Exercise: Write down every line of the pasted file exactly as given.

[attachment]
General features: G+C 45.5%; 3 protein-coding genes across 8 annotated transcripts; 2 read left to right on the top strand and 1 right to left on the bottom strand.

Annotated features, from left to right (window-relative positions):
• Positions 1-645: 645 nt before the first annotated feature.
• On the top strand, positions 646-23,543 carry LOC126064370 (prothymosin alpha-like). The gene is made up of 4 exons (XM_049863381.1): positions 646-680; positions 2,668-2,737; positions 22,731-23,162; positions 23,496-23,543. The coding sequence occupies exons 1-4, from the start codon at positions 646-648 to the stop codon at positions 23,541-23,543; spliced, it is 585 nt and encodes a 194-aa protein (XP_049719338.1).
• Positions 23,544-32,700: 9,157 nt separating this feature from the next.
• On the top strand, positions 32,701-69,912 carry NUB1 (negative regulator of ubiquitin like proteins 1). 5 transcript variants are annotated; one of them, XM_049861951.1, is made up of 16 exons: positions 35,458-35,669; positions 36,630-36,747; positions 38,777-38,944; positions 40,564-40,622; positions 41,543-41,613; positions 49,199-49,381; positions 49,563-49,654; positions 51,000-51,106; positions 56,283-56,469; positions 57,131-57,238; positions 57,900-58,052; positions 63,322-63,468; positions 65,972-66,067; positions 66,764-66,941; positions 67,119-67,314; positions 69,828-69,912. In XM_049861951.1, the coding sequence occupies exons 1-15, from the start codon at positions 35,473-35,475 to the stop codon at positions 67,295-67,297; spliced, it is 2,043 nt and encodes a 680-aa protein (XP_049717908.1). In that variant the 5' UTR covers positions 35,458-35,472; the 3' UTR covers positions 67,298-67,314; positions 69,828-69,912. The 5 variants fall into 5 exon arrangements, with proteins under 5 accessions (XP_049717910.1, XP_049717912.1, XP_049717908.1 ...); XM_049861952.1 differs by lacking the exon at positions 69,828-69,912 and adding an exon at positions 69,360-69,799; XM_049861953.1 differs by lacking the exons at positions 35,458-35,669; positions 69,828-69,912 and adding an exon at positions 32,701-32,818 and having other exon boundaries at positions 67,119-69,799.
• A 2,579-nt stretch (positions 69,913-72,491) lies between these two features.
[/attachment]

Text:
General features: G+C 45.5%; 3 protein-coding genes across 8 annotated transcripts; 2 read left to right on the top strand and 1 right to left on the bottom strand.

Annotated features, from left to right (window-relative positions):
• Positions 1-645: 645 nt before the first annotated feature.
• On the top strand, positions 646-23,543 carry LOC126064370 (prothymosin alpha-like). The gene is made up of 4 exons (XM_049863381.1): positions 646-680; positions 2,668-2,737; positions 22,731-23,162; positions 23,496-23,543. The coding sequence occupies exons 1-4, from the start codon at positions 646-648 to the stop codon at positions 23,541-23,543; spliced, it is 585 nt and encodes a 194-aa protein (XP_049719338.1).
• Positions 23,544-32,700: 9,157 nt separating this feature from the next.
• On the top strand, positions 32,701-69,912 carry NUB1 (negative regulator of ubiquitin like proteins 1). 5 transcript variants are annotated; one of them, XM_049861951.1, is made up of 16 exons: positions 35,458-35,669; positions 36,630-36,747; positions 38,777-38,944; positions 40,564-40,622; positions 41,543-41,613; positions 49,199-49,381; positions 49,563-49,654; positions 51,000-51,106; positions 56,283-56,469; positions 57,131-57,238; positions 57,900-58,052; positions 63,322-63,468; positions 65,972-66,067; positions 66,764-66,941; positions 67,119-67,314; positions 69,828-69,912. In XM_049861951.1, the coding sequence occupies exons 1-15, from the start codon at positions 35,473-35,475 to the stop codon at positions 67,295-67,297; spliced, it is 2,043 nt and encodes a 680-aa protein (XP_049717908.1). In that variant the 5' UTR covers positions 35,458-35,472; the 3' UTR covers positions 67,298-67,314; positions 69,828-69,912. The 5 variants fall into 5 exon arrangements, with proteins under 5 accessions (XP_049717910.1, XP_049717912.1, XP_049717908.1 ...); XM_049861952.1 differs by lacking the exon at positions 69,828-69,912 and adding an exon at positions 69,360-69,799; XM_049861953.1 differs by lacking the exons at positions 35,458-35,669; positions 69,828-69,912 and adding an exon at positions 32,701-32,818 and having other exon boundaries at positions 67,119-69,799.
• A 2,579-nt stretch (positions 69,913-72,491) lies between these two features.